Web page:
That Gun

Electromagnetic firepower — now we’re talking. Swift, elegant, deadly. Or lasers. Everyone is afraid of lasers, right? They ought to be. Pierce through the void with the intensity of a small sun, that’s something. More firepower for the individual soldier than a late industrial age tank. Then why, why does that gun still exist?

I get this, I think I get this. Lorentz force, electromagnetic currents rushing down a conductive structure, equations drawn in chalk on a board, that then translate into pure kinetic force, yes, I know some people who aren’t afraid of it. I know some people who revel in it. The appeal of the kinetic age. The lure of clean, immediate destruction. But you want none of this, right? You want the gun. You want that gun.

It has a form of certainty contained within its frame — the certainty of failure. It’s reassuring. Railguns and coilguns rely on a steady supply of energy and complex spare parts. Lasers require hefty batteries, heat sinks and fragile lenses. They have very few moving parts and they don’t break often, but when they do...what are you going to do when they fall to entropy? Get a hold of that knife, private. We’re going to fight the Sequence with a sharp stick. But the gun, but that gun...oh, it will break. It will jam. That is a fact of life. But you’ll repair it. Be it on Earth, in the toxic mud of a reclamation zone, or in the depths of a dark forest at the edge of the Milky Way, you will get that gun working again.

Fire. That’s what it all boils down to, right? Fuel, reaction mass, energy — and a flame. That feeling when you pull the trigger. The weapon that shakes, the recoil, the flash, the smell of powder. Every time you fire a gun, there’s a line that extends behind you and goes all the way up in time, all the way up to your distant ancestors in the plains of Africa, waving flaming branches to keep the beasts at bay — that’s the same thing, that’s the same lineage, the flame that vanquishes the monster. It’s definitive. It’s simple. It’s frank. Bang — on your side of the iron sights, everything that matters. On the other side, everything that doesn’t. Or that won’t, once this bullet hits. Or the next. Or the one after. You’ve got thirty bullets to feed that gun. Plenty of fire. Plenty of steel. Plenty of humankind’s greatest achievements for you to yield and bend. An illusion, of course, a projection of power, of this hubris that led the industrial world to the abyss. Does it matter, when you pull that trigger? Do you think about it? Or do you simply revel in this brutal influx of warmth and light?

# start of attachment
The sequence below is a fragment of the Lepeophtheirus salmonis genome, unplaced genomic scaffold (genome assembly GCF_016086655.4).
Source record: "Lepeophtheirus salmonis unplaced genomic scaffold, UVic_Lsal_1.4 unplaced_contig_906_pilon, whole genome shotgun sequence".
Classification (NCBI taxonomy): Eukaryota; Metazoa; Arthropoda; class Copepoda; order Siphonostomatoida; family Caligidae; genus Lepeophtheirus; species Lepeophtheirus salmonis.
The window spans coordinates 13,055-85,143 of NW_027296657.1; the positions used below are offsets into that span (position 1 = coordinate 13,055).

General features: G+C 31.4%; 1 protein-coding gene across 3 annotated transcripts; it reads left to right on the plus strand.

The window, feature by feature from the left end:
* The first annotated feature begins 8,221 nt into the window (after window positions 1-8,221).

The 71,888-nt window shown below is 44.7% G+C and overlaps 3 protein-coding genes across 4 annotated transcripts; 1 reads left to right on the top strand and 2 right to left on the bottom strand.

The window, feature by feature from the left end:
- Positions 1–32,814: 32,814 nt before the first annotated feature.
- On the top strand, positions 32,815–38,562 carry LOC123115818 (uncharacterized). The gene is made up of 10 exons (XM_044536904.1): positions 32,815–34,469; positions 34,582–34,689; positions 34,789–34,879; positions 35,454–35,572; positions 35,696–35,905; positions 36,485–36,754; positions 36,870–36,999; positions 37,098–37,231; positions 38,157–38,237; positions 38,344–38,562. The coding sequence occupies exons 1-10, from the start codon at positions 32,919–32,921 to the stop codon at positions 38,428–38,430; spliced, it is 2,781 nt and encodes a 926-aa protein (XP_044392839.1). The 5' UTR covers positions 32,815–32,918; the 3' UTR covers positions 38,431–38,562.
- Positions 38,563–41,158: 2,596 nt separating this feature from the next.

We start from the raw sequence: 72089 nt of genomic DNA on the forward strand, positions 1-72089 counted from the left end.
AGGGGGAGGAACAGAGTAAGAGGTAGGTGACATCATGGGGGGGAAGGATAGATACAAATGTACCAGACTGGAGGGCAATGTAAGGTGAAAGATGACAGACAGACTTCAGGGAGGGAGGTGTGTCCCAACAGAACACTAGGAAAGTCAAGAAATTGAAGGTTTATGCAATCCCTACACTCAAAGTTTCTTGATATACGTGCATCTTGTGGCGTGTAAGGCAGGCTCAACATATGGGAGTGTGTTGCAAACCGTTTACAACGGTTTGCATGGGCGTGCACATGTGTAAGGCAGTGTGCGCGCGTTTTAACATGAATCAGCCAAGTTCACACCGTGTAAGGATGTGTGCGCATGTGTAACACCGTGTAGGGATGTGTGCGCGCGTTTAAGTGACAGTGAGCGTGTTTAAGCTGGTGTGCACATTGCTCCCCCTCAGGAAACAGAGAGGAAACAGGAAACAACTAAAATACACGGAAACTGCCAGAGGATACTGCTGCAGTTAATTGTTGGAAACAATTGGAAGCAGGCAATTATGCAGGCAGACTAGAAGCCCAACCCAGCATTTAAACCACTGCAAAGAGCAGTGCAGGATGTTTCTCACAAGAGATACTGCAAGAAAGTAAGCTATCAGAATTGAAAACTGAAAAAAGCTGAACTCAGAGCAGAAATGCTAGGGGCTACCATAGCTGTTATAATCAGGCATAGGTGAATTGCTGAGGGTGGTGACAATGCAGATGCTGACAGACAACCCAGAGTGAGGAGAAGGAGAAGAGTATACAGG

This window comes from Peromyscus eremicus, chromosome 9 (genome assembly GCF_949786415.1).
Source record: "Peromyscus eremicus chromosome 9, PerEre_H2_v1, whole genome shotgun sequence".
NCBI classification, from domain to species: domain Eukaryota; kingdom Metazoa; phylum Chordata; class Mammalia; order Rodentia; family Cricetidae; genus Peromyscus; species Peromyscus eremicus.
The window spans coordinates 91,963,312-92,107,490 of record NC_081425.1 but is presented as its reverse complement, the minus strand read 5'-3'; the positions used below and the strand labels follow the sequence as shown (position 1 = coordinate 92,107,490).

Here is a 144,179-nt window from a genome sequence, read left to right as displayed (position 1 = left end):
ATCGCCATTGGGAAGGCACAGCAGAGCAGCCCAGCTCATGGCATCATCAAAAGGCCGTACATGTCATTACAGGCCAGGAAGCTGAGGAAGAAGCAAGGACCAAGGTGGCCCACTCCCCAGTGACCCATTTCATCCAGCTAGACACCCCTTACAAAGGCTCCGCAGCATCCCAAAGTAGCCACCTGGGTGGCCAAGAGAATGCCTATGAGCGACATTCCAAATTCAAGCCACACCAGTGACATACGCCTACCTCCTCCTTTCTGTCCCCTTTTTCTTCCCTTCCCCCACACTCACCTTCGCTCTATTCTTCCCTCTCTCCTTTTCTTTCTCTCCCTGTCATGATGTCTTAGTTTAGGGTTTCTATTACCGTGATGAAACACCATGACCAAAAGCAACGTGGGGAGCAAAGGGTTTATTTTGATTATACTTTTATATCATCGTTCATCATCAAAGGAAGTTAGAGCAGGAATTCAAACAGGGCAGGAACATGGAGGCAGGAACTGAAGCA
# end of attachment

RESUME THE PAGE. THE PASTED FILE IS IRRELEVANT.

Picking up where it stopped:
That gun. There are many like it but this one is mine, they used to say. Irrelevant. Senseless propaganda drilled in the malleable minds of young men. You know better, don’t you? The gun, that gun, isn’t yours. Its strength doesn’t reside in a meaningless feeling of ownership. It is not a sword, complex, personal, refined. It’s a spear. Simple to make, simple to use, simple to kill with. The strength of industry, the strength of mass production, that’s the real deal. Fire. Reload. Repeat. Once, the Sequence understood that, too, but now they’re gone, now they’re dead and yes, maybe a bullet won’t get that shambler. Maybe thirty won’t either. A thousand, though? Yes, a thousand will do. In the mud, in the dust, in the void of space, a thousand will do. You’re a child of the sun, you’re a child of the Earth, you are a human for the stars’ sake and that’s what humans do. They grind the world under the gears of industry, under the flames of their fires, under their arrogance, under their guns.

And all of this, that’s the great idea, that’s the gun, but it failed, you know that, right? Of course you know that, because you live on Earth, because you belong to a sorry species that walks among the ruins left by its own kind and wonders why it survived when by all accounts it should have choked itself to death. The gun failed — and by that I mean industry failed, I mean the great gears of our civilisation devoured themselves, I mean fire died and steel gave up, I mean we killed the great market and the monstrous machine that minced the very earth under our cities and we learned to do better, to aim higher, and, yes, the gun failed.

That’s the thing. That’s the crucible. The gun failed. The gun withered away and died.

But a gun did remain.

The USRE calls it “Earth-Pattern Rifle, model 47.” It’s been there for seven hundred years. More than a billion of them have been manufactured throughout history. It has endured the Low Age and it will endure the interstellar era. It is used by soldiers, pioneers, criminals and flower warriors alike. Every single war-dedicated commune makes it.

I call it that gun. Because that’s it, that’s the one we’re stuck with. It has ceased to represent anything. To be anything, really. It’s just there. 

We can’t get rid of it.

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